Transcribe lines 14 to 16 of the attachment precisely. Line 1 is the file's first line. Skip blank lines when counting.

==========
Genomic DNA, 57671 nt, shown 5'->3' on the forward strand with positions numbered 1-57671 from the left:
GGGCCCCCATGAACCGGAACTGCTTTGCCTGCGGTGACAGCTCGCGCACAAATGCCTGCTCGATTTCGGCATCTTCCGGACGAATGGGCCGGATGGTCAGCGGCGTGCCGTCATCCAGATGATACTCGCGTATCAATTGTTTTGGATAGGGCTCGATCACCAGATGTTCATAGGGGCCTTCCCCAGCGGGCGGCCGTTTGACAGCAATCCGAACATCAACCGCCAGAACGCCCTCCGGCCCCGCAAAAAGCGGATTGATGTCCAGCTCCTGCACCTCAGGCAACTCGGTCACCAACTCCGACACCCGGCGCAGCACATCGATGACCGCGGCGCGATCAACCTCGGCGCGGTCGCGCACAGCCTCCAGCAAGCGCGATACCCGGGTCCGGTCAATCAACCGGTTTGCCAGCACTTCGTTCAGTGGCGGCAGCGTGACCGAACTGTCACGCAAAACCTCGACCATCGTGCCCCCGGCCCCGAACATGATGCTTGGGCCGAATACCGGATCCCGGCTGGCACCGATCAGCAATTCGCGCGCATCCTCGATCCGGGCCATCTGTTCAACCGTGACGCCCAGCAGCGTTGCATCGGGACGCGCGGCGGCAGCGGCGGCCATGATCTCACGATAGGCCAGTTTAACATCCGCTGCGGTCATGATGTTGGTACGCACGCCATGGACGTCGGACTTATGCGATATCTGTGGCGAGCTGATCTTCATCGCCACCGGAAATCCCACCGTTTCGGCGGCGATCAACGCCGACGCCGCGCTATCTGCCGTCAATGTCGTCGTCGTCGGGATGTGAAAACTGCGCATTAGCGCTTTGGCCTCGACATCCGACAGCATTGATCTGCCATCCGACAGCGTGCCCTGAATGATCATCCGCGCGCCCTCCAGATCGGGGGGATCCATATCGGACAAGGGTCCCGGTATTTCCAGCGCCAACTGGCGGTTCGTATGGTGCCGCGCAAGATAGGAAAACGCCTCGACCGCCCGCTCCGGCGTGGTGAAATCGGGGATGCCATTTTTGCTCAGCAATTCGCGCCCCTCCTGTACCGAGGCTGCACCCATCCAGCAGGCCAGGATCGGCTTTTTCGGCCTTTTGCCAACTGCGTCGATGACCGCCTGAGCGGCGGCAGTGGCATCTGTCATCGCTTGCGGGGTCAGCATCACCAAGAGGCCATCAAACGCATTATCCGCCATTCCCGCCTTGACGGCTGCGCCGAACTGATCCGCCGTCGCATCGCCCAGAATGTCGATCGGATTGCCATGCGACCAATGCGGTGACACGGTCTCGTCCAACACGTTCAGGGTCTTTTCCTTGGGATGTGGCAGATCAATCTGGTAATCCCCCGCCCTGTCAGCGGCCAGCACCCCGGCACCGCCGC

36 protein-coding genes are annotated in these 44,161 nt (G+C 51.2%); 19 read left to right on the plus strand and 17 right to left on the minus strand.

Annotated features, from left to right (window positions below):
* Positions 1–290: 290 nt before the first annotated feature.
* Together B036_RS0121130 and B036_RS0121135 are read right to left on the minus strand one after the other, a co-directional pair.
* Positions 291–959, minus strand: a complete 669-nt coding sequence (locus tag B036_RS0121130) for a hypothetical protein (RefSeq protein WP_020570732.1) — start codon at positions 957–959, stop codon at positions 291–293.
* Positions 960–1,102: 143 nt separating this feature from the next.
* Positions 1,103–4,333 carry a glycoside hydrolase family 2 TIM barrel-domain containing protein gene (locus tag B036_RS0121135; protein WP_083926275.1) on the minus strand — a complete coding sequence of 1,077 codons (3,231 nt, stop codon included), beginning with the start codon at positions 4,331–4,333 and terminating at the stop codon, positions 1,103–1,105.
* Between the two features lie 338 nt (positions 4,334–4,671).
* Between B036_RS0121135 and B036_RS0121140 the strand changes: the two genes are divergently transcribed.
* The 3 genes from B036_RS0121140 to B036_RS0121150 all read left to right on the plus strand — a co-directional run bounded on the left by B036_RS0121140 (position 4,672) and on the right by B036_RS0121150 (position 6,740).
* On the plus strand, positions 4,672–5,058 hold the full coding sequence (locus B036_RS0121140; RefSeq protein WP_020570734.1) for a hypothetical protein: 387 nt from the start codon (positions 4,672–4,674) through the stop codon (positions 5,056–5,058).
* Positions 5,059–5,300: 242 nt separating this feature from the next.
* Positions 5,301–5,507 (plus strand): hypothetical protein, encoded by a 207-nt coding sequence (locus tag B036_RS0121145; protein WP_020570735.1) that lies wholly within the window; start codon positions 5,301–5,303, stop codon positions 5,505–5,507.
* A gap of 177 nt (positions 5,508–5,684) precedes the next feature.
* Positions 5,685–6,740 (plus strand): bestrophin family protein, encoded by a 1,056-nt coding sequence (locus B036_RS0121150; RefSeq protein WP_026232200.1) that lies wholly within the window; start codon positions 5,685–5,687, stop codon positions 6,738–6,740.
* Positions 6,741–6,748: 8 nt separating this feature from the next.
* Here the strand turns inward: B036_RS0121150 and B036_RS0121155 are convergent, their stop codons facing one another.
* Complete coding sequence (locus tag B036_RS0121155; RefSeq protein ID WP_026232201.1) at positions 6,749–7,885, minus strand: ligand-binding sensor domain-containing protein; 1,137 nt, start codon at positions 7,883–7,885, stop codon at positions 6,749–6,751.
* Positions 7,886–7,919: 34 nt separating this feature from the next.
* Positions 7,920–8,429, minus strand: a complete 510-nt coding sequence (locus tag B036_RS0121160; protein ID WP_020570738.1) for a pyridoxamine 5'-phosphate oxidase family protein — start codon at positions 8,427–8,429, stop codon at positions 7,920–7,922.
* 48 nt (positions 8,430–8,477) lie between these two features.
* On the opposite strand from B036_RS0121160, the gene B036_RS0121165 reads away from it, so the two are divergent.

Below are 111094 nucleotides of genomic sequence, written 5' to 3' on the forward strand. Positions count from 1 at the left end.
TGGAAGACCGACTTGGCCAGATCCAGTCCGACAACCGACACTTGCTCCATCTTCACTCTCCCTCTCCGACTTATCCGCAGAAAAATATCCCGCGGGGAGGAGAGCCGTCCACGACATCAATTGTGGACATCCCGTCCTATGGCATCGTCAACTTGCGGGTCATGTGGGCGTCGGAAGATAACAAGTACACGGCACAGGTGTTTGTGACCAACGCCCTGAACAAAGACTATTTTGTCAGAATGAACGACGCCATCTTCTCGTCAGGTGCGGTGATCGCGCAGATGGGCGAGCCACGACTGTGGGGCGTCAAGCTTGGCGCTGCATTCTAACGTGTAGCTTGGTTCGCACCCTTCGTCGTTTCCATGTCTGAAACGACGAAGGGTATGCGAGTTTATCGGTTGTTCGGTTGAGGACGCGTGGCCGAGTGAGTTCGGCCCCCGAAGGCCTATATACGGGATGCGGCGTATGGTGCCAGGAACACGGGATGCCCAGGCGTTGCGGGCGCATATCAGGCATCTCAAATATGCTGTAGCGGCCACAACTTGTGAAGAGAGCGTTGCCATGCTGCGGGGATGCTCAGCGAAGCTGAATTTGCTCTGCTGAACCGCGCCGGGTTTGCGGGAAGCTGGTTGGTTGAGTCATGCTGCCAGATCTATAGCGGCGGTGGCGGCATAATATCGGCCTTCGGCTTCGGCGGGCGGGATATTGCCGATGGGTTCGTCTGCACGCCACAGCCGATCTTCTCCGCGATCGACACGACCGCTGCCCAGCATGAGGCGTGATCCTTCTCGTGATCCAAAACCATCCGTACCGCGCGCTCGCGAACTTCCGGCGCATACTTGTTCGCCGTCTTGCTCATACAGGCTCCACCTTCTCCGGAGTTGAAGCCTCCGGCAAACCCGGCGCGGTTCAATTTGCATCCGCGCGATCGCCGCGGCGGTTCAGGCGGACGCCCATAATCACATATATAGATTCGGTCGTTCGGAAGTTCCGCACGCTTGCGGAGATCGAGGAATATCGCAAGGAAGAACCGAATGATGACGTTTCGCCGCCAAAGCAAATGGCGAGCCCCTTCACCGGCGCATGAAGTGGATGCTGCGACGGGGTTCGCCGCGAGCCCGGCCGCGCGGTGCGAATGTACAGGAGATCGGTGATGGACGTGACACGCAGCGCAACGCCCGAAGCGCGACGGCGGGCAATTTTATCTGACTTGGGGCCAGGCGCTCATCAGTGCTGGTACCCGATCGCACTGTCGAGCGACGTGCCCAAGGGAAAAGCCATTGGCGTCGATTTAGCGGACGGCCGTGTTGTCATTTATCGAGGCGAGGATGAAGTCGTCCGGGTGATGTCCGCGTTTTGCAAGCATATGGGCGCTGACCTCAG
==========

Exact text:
* Positions 5,059–5,300: 242 nt separating this feature from the next.
* Positions 5,301–5,507 (plus strand): hypothetical protein, encoded by a 207-nt coding sequence (locus tag B036_RS0121145; protein WP_020570735.1) that lies wholly within the window; start codon positions 5,301–5,303, stop codon positions 5,505–5,507.
* A gap of 177 nt (positions 5,508–5,684) precedes the next feature.